Secondly, this book exposes how South Asian mothers push back against attempts to subordinate them when they face discrimination for reason such as: trying to enter the job market as a new immigrant; racial profiling of Muslims post 9/11; being a queer mother or having a disabled child. Thirdly, this book looks into the mental health needs of South Asian mothers, and the kinds of supports that are needed for them, especially when they are vulnerable due to factors such as: family conflict and violence; isolation and loss of a sense of belonging as a new immigrant; or having a very sick child. And lastly, this book answers questions about how South Asian mothers assert their power and retain their sense of self, despite constraints they face due to reasons like pressure to maintain the family’s izzat (honour) or hierarchy within the joint family.
MM: What do you think is the reason why we need a “South Asian mothering” tool
I think we need a resource such as this book so we can initiate an honest and open dialogue about some of the stresses that we face as South Asian mothers trying to negotiate cultural expectations, our family, our work, and our own needs. I also think we need to bring issues to the forefront that are rarely discussed in our community, such as: sexuality and same sex relationships; family conflict and violence; disability; mental health; and interracial marriage with a non-white person. When I was putting together this book, it was very hard to find contributors who were willing to discuss real life experiences that were outside the “norm”. This was because they had already felt elements of conservatism in the community, and they did not want any more negative attention being brought to them or their family.
MM: Why don’t moms talk about mothering?
I think South Asian women do not talk about mothering because they are afraid of being judged or ridiculed. We are socialized to think that it is our fault, as mothers, if they are any issues or problems in our family, so we can feel intense guilt when issues do come up. We feel like we can talk about the successes, and the happiness and joy, but not the hardships or the obstacles. I know when I was facing difficulties as a stepmother, as I chronicled in my book “Stepmothering A Spiritual Journey” it was really hard to talk about what was happening in my family within the South Asian community. Partly I felt like I was burdening people with my problems, and partly I felt like I had failed as a stepmother and it was because of my shortcoming my family life was not perfect. When the reality is, that nobody’s family life is perfect and we all experience hardships, on an ongoing basis. I am hoping that through resources like this book and websites like masalamommas more South Asian mothers will feel like they can talk more freely about all aspects of their lives as mothers and offer support to each other.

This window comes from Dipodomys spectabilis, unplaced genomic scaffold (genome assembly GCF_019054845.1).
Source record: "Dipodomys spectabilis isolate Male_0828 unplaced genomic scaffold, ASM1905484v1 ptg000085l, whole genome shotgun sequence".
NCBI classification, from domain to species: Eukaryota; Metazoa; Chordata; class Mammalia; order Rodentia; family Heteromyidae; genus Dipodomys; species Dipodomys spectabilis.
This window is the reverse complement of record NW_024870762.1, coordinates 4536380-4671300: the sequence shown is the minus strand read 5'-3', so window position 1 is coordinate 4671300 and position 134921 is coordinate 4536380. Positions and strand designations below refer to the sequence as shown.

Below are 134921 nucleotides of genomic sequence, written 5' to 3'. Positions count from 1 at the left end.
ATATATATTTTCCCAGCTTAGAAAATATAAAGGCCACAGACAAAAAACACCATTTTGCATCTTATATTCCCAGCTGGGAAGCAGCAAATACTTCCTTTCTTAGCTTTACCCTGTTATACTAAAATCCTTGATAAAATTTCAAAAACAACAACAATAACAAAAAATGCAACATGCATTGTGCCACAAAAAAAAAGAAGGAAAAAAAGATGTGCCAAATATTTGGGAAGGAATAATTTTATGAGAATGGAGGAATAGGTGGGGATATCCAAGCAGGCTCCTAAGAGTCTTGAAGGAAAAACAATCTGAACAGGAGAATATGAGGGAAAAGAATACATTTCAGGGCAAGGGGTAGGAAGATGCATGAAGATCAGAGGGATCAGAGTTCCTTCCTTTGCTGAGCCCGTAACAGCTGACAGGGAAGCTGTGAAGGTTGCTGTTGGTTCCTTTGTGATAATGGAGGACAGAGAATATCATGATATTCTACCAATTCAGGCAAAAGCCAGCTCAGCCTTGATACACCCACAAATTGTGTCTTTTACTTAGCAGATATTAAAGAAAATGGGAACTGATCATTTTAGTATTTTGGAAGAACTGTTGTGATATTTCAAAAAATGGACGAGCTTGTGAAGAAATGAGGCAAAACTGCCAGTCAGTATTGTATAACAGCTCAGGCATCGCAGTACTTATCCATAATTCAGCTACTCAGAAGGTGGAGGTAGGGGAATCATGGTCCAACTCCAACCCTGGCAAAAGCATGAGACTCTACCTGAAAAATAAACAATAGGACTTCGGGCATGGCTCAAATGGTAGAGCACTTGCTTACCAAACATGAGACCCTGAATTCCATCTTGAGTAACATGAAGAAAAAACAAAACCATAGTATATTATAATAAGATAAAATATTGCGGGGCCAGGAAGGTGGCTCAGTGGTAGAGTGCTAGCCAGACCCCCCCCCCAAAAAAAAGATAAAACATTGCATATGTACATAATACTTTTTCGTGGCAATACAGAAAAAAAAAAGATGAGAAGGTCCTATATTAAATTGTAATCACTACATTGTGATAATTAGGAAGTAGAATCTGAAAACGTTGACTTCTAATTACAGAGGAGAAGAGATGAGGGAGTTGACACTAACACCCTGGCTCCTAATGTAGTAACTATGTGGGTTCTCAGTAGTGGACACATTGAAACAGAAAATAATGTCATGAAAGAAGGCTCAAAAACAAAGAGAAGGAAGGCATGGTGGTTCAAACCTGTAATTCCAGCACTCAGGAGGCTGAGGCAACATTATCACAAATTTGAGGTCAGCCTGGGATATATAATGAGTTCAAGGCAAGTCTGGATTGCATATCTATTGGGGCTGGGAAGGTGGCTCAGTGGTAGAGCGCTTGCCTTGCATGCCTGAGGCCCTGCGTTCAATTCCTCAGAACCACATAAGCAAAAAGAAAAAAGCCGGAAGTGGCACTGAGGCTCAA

You can access more info about the book and purchasing it here: www.demeterpress.org/southasianmothering.html
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[…] Read more of the interview here. […]
Very interesting and timely book on South Asian mothering. Remembering that South Asia refers to seven countries with hundreds of languages and cultures. Every culture has their own nuanced understanding and expectation about mothering. I hope this books take forward the understanding of diversity and commonalities of South Asia.